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CALIFORNIA | LOCAL
August 7, 2008 | Jean Merl
A man died Wednesday night shortly after he was struck by a Metro Red Line subway train at a station in downtown Los Angeles, authorities said. The man, believed to be about 35 years old, was hit shortly before 8:30 p.m. at the 7th Street/Metro Center station at 7th and Figueroa streets. He died upon being removed from the tracks by rescue workers, Los Angeles Fire Department spokesman Brian Humphrey said. The Los Angeles County Sheriff's Department, which has jurisdiction over Metro Rail, was investigating.
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CALIFORNIA | LOCAL
August 7, 2008 | Jean Merl
A man died Wednesday night shortly after he was struck by a Metro Red Line subway train at a station in downtown Los Angeles, authorities said. The man, believed to be about 35 years old, was hit shortly before 8:30 p.m. at the 7th Street/Metro Center station at 7th and Figueroa streets. He died upon being removed from the tracks by rescue workers, Los Angeles Fire Department spokesman Brian Humphrey said. The Los Angeles County Sheriff's Department, which has jurisdiction over Metro Rail, was investigating.
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CALIFORNIA | LOCAL
July 6, 2000 | SARAH TORRIBIO-BOND
Daily ridership on the Metro Red Line subway has nearly doubled since expanding to the San Fernando Valley last week, according to Metropolitan Transportation Authority statistics. The system averaged 120,516 riders per day as of Friday, up from an average of 65,150 in May. These numbers came a week after the lure of free rides drew half a million people to the gala opening weekend of new stations at Hollywood/Highland, Universal City and North Hollywood.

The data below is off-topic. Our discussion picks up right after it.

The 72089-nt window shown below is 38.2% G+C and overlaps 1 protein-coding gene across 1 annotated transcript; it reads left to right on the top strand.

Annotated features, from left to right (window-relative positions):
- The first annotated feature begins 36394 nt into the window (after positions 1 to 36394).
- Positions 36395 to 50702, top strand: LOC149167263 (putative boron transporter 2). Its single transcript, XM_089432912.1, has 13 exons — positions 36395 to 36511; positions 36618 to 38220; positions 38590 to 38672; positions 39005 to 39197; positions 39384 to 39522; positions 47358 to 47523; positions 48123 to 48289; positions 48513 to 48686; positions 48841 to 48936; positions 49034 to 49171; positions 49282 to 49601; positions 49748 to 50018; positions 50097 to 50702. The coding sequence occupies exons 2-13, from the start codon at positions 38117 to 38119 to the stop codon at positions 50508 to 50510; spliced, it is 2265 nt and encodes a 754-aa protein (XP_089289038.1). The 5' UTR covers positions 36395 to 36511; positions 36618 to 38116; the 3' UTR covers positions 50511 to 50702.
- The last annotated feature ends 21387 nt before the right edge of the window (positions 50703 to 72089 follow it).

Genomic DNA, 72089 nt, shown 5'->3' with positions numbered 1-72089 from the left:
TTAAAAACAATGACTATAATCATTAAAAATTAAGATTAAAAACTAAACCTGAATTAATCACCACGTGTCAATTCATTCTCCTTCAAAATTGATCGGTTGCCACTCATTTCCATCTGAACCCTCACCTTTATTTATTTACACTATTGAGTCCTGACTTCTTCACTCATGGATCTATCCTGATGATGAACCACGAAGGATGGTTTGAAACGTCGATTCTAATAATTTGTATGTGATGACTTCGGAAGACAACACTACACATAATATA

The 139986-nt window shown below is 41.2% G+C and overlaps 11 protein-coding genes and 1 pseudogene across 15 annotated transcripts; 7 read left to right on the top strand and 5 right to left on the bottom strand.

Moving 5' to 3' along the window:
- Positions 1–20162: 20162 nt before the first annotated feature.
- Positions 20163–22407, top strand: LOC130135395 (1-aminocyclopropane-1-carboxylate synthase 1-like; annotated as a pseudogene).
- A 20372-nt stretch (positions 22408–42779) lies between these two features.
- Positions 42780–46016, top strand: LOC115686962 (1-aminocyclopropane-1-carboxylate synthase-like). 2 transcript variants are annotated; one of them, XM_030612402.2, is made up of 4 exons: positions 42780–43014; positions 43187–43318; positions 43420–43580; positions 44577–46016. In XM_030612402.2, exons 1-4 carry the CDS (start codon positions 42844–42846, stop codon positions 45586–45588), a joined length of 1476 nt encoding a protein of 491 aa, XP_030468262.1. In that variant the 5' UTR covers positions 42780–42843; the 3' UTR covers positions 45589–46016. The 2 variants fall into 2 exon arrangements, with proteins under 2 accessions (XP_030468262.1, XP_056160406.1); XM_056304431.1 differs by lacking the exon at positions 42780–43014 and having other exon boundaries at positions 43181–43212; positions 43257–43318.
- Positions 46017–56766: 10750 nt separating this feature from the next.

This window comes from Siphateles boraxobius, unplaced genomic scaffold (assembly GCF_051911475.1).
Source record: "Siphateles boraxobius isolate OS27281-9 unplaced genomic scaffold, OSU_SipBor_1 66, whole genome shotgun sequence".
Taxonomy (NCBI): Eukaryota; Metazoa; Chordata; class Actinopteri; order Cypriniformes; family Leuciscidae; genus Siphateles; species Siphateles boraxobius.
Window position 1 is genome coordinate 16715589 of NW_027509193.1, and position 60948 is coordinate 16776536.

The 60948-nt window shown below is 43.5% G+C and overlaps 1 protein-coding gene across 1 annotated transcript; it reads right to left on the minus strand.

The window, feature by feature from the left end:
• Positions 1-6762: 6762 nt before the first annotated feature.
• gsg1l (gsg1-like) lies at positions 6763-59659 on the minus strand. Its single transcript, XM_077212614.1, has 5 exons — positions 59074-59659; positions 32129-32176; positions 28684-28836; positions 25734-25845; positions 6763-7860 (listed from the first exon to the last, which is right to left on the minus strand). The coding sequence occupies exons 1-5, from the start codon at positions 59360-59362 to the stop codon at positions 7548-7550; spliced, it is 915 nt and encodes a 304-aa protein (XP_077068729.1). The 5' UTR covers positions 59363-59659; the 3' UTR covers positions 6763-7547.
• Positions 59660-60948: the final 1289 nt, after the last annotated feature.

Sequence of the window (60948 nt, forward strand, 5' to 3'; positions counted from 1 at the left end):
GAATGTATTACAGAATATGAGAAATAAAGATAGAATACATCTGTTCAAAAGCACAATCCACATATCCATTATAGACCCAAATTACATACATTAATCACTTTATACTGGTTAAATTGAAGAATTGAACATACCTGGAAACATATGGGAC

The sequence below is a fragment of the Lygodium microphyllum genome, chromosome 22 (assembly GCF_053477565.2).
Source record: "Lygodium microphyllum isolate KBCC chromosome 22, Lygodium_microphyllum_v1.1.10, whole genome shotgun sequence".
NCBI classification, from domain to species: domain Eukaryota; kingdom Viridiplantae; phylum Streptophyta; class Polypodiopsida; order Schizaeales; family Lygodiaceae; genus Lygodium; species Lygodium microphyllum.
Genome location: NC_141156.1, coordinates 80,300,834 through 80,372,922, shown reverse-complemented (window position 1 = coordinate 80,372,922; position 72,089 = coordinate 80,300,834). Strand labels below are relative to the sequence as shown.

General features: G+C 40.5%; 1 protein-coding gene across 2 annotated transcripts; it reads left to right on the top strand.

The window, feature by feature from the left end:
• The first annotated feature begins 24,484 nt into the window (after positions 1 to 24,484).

CALIFORNIA | LOCAL
July 28, 2004 | Caitlin Liu, Times Staff Writer
About 400 riders were safely evacuated from a Metro Red Line subway tunnel near downtown Los Angeles last weekend after equipment failures caused a four-car train to come to a virtual standstill, officials said Tuesday. The Saturday night evacuation was called after a frustrated passenger pulled open an emergency door and riders began wandering out into the tunnel between stations. Alarmed, Red Line employees shut down power to that portion of the subway to prevent electrocutions.
CALIFORNIA | LOCAL
July 6, 2000
Daily ridership on the Metro Red Line subway has nearly doubled since expanding to the San Fernando Valley last week, according to MTA statistics. The system averaged 120,516 riders per day as of Friday, up from an average of 65,150 in May. The numbers came a week after the lure of free rides drew half a million people to the gala opening weekend of new stations at Hollywood/Highland, Universal City and North Hollywood.
OPINION
November 29, 1992
In response to Peter H. King's column ("Metrolink to L.A.: All Aboard Please" Nov. 11): California's population has grown 25% over the past 10 years. The number of drivers has increased by 35% and the number of vehicle miles traveled has increased by 60%. These numbers underscore the need to develop a comprehensive regional transportation system that includes a combination of solutions. Metro Rail (subway and light rail), Metrolink (commute rail), buses, highways, car-pool lanes, bikeways and telecommuting are some of the available options that combined with land-use alternatives will help make Los Angeles a more livable place.